Is time running out for Trust Deeds?
Trust Deeds as we know them could be about to change, the Scottish Government is taking feedback from finance companies on potential changes to Protected Trust Deed’s (PTD.) The initial view was published in January, outlining changes the government feels will “enhance the effectiveness of PTDs.”
At this stage the changes proposed look like they will only make Trust Deeds more difficult for people to get approved. Debt solution rules require lawmakers to strike a delicate balance. On one hand, the legal system must offer debtors a ‘clean slate.’ On the other, it should ensure that those who can reasonably afford to pay their debts do, preventing unnecessary losses to businesses.
Though still in consultation, we at Trust Deed Scotland view the Government’s proposals with concern. We believe that proposed changes will tip the balance in the favour of creditors. Specifically, our data suggests that a large percentage of Trust Deeds would no longer gain protection under the proposed changes.
What are they trying to change?
There are 2 main issues the finance companies are seeking to address:
- People with properties that have more than £20,000 in equity, should use the equity to clear debts. Currently TDs can be extended by 12-24m to avoid this;
- The smaller finance companies want stronger voting rights to reject Trust Deeds.
As mentioned, the proposals place a lot of focus on Trust Deeds where a person owns £20,000 or more of equity in a property, most commonly the family home. A major benefit of the Trust Deed is that recently it has become rare for TDs to include contributions from equity in your home.
Currently, a TD is often extended for 12 or 24 months, so that people repay the same amount, but from surplus income instead. The finance companies appear unsympathetic to the importance of this to families that find themselves with substantial debts.
As to the voting process, currently, smaller companies’ votes are usually not enough to prevent a TD being approved. However, if the proposed changes if actioned, will change this. This is important because small companies are more likely to vote against a proposed Trust Deed. As such, we believe the proposals would increase the percentage of Trust Deeds which would be rejected.
How will this change Trust Deeds?
The proposed changes centre around the above two categories of concern:
Proposals for Concerns on Repayment amount and Equity:
- “The minimum debt level in a Trust Deed should be increased (perhaps to £7,500 or £10,000)”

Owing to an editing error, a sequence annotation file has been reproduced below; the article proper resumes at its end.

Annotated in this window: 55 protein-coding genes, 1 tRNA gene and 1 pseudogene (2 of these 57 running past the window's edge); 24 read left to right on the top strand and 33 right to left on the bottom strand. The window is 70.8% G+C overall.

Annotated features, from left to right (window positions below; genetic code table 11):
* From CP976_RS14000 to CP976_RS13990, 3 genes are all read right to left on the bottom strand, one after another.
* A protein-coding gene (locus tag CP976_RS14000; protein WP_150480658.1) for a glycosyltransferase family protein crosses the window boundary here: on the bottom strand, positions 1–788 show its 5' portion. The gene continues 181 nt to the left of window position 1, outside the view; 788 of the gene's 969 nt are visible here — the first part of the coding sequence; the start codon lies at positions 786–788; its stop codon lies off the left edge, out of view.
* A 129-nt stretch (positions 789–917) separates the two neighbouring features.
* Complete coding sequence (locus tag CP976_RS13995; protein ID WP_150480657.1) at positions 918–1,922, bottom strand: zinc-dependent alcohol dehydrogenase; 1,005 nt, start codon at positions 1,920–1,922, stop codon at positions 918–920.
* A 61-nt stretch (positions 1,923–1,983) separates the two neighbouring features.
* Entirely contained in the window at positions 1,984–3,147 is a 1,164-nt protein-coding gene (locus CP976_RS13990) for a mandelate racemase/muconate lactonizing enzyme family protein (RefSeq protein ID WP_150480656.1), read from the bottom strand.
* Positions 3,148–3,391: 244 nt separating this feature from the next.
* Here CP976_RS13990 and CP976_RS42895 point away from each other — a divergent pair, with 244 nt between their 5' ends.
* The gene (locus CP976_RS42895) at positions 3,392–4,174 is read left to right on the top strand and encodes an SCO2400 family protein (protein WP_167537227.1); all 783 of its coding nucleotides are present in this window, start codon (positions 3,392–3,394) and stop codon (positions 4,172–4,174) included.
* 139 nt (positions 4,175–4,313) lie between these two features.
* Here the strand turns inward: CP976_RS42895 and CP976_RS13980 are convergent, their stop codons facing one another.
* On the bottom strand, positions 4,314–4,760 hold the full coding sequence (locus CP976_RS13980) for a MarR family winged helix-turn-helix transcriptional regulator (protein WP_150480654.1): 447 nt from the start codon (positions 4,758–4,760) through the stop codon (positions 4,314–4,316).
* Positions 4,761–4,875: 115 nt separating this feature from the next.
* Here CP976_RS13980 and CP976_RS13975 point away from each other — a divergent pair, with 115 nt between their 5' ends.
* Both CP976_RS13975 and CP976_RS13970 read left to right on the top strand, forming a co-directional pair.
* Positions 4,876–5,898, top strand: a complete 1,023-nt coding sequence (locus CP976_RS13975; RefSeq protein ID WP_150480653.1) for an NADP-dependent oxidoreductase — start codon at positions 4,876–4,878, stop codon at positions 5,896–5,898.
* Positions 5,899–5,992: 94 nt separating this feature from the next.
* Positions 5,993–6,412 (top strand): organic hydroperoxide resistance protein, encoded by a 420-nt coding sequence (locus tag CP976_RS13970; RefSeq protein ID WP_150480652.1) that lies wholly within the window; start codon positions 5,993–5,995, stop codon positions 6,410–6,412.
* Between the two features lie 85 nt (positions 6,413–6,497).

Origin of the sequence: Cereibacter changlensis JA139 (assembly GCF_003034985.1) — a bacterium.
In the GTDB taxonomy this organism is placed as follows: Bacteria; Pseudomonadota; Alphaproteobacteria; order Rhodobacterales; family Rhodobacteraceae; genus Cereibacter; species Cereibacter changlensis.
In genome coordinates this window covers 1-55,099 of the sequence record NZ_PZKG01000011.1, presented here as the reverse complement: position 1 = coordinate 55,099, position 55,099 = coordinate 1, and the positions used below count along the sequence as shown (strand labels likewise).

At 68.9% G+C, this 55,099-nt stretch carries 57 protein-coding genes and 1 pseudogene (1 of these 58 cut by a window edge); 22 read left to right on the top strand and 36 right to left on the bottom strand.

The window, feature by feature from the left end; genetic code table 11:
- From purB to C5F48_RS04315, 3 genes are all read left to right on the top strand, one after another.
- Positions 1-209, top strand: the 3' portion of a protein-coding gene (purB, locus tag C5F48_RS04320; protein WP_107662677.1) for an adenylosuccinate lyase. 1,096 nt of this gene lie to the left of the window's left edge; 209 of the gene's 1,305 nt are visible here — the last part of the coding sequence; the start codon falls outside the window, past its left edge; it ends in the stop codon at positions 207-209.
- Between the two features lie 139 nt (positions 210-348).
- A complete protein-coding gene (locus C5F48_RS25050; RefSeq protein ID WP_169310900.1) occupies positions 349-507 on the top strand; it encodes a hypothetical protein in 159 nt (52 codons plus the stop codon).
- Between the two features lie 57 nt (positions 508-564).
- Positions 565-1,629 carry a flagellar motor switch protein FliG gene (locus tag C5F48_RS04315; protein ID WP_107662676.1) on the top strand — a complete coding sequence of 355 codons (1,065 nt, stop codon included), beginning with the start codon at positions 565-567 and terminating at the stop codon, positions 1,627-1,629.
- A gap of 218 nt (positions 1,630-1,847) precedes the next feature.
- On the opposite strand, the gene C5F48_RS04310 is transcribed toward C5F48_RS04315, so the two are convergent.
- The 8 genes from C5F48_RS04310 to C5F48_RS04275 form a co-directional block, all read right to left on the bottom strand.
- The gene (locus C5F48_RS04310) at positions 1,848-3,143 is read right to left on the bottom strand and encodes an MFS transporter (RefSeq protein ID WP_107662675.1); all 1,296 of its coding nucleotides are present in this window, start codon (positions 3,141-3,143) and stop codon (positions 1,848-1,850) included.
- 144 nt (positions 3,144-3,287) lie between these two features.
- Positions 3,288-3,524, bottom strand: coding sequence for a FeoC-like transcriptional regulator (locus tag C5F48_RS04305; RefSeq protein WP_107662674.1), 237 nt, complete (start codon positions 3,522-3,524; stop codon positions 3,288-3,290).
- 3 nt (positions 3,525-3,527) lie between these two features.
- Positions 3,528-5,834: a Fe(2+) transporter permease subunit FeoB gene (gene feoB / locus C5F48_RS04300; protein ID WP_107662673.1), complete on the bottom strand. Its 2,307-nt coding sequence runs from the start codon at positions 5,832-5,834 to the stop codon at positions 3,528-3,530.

- “a Trust Deed will not be protected if contributions will pay off the full debt in the life time of the PTD or within 60 months.”
The suggestion to raise the minimum debt level is highly concerning. The increase would make it even more difficult for those most in need to get help. Many could even be forced into bankruptcy, as people with £5000-£7500 of debt may not have the required levels of surplus income needed for alternative solutions. The current minimum level of £5,000, introduced in 2013, is more appropriate.
Equally concerning is the second proposal. In simple terms, it would see consumers lose the highly beneficial option of extending their TD beyond the standard 4 years, which allows them to make payments out of surplus income instead of home equity.
Proposals on the Voting Procedure:
- “A Trust Deed will only be protected if, from the creditors who have voted, those who own 75% of the value of debt have actively accepted the terms of the trust deed.”
Currently, a majority of the creditors, or creditors owed over 1/3 of the debts included must actively object in writing to prevent the approval of a Trust Deed. This is concerning as a reduced repayment is often acceptable to larger creditors who can absorb losses more easily than smaller creditors. This often leads to small creditors not responding at all and as a result, enough votes to prevent protection are rare under current rules. The proposed changes require the majority of those who have voted to actively accept the proposed terms. This is significant: the protection of a TD may soon depend on active consent, not active objection from creditors. This change would increase small creditors’ influence and threatens to make protection failures commonplace.
Trust Deed Scotland’s thoughts
We view the proposed changes to Trust Deeds with considerable concern, as they appear to tip the balance in the favour of creditors/finance companies. Proposed changes regarding “high equity” cases and to voting procedures are of particular concern.
These changes could not be pursued at a more irresponsible time. In 2018, Scotland experienced a 12% increase in total personal debt levels. Nationwide, average UK household debt has reached £15,400, an all-time high. Amidst this, the Protected Trust Deed has allowed thousands of Scottish debtors and their families to legally write off large percentages of their unsecured debts, and retake control of their financial affairs. The proposed changes, however, significantly threaten the effectiveness of the Trust Deed. Though nothing is confirmed, it may be the case that for those considering the Protected Trust Deed as the means to write off their debts, time may be running out for guaranteed protection. To those whom that may apply, we urge that you get in touch with our expert advisors today on 0141 221 0999 for a free consultation or leave an enquiry online at www.trustdeedscotland.net or on our Facebook page today.